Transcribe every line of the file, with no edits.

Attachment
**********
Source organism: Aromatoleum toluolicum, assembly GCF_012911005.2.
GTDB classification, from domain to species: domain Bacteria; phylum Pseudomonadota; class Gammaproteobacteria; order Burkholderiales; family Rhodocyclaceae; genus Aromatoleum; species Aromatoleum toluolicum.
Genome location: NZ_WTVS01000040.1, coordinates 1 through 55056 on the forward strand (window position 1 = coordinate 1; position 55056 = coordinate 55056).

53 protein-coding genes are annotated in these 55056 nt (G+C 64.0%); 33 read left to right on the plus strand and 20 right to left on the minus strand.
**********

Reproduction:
Source organism: Aromatoleum toluolicum, assembly GCF_012911005.2.
GTDB classification, from domain to species: domain Bacteria; phylum Pseudomonadota; class Gammaproteobacteria; order Burkholderiales; family Rhodocyclaceae; genus Aromatoleum; species Aromatoleum toluolicum.
Genome location: NZ_WTVS01000040.1, coordinates 1 through 55056 on the forward strand (window position 1 = coordinate 1; position 55056 = coordinate 55056).

53 protein-coding genes are annotated in these 55056 nt (G+C 64.0%); 33 read left to right on the plus strand and 20 right to left on the minus strand.